20 Underrated Spy Movies You Really Need To See

Who doesn't love spy movies? Between James Bond, Ethan Hunt, Jason Bourne, and Jack Ryan, there is no shortage of great film franchises centered on the world of espionage. It's always exciting to see what new gadgets these beloved secret agents have at their disposal. All of these franchises have cast many different actors in the central roles. Each actor has managed to interpret their characters in new and exciting ways.

Take James Bond, for example. The dark, brooding nature of Daniel Craig couldn't be more different from Roger Moore's comedic interpretation. The 007 franchise has certainly had its highs and lows. For every genuine classic like "Casino Royale" or "Goldfinger," you get a complete disaster, like "Diamonds Are Forever" or "Die Another Day."

Even if we all love Bond films, they are not the only espionage thrillers that are worth celebrating. You really need to see these 20 underrated spy movies.

All the Old Knives

It is refreshing to see a spy film that isn't focused on gunplay, explosions, and fistfights. The realistic espionage thriller "All the Old Knives" debuted on Prime Video earlier this year. Author Olen Steinhauer adapted his novel of the same name. "All the Old Knives" director Janus Metz Pedersen created a plausible story centered on the aftermath of a terrorist plane hijacking. Although it is not directly based on a true story, "All the Old Knives" feels like it was ripped from the headlines.

"All the Old Knives" opens with a stress-inducing hijacking sequence. The film mostly focuses on a series of conversations. Various intelligence committees and international governments try to determine why the attack happened and how similar tragedies can be prevented in the future.

Chris Pine stars as CIA officer Henry Pelham. Henry failed to prevent terrorists from taking over a Turkish Airlines flight in 2012. He has felt guilty ever since. Henry's supervisor, Vick Wallinger (Laurence Fishburne), reopens the case. To review the events, Henry sets up an interview with his former lover, Celia Harrison (Thandiwe Newton). Pine is best known for his role as Captain James T. Kirk in the modern "Star Trek" franchise, but he gives a much more subdued performance as Henry. His chemistry with Newton creates a tragically doomed romance.

The Company You Keep

Robert Redford has starred in some of the best spy thrillers ever made, including "Three Days of the Condor" and "All the President's Men." Although Redford is a great actor, he's an even better director. Redford returned to the espionage genre with his 2013 thriller "The Company You Keep." The film shares many qualities with his older classics. It focuses on the aftermath of the anti-Vietnam War riots and how a group of protestors has been forced to live with their actions for many decades. It is powerful to see Redford reflecting upon the events that he was involved with.

Redford stars as the former activist Nick Sloan, who goes by the fake name "Jim Grant." Grant helped create an anti-war organization known as the Weather Underground in the 1970s. Grant has a relatively normal life and raises his young daughter, Isabel (Jackie Evancho). Grant has not seen any of his old allies in years. The Weather Underground was accused of killing a guard during a bank robbery. Grant is forced to reckon with the past when his former ally, Sharon Solarz (Susan Sarandon), is captured by the FBI.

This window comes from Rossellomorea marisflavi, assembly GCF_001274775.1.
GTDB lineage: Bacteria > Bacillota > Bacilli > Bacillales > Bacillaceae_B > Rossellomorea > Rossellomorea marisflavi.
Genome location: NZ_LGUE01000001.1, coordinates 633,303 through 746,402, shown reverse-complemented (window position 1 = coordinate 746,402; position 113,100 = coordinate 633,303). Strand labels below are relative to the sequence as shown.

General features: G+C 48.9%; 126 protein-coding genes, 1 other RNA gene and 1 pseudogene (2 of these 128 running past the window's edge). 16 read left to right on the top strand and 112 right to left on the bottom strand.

Enthusiastic reporter Ben Shepard (Shia LaBeouf) begins investigating Grant. He convinces his editor, Ray Fuller (Stanley Tucci), to let him interview Solarz. Ben discovers that Grant has been living under an assumed name for decades. After gaining information from FBI agent Diana (Anna Kendrick), his former lover, Ben manages to track down Grant.

Secret Agent

The legendary director Alfred Hitchcock created some of the most iconic spy movies of all time. Films like "North by Northwest," "Notorious," "The 39 Steps," and "The Lady Vanishes" are among the greatest espionage films ever made. However, Hitchcock has a very extensive filmography and not all of his films are given enough credit. Hitchcock's 1936 thriller, "Secret Agent," is a great example of his ability to create mystery, suspense, and intrigue.

Hitchcock's early British thrillers were more streamlined and simplified than his later work. However, "Secret Agent" contains most of Hitchcock's trademark touches. There are many plot twists, shocking moments, and surprising betrayals. The film follows British novelist Richard Ashenden (John Gielgud) during the aftermath of World War I. Ashenden returns home from fighting in 1916, only to discover that the newspapers have declared him dead. A mysterious figure known only as "R" (Charles Carson) asks for Ashenden's help. He offers to give him a fake name: "Edgar Brodie." Ashenden agrees. He is a firm patriot and bravely defended his country during the war.

"Brodie" is assigned a dangerous mission. He travels to the Middle East to unravel a conspiracy involving a German spy. R's associate, Elsa Carrington (Madeline Carroll), goes undercover as his wife. Brodie and Carrington travel to Switzerland, which remained neutral during the war. Although there is not much action, it is exciting to watch Brodie and Carrington try to keep their identities a secret.

Never Say Never Again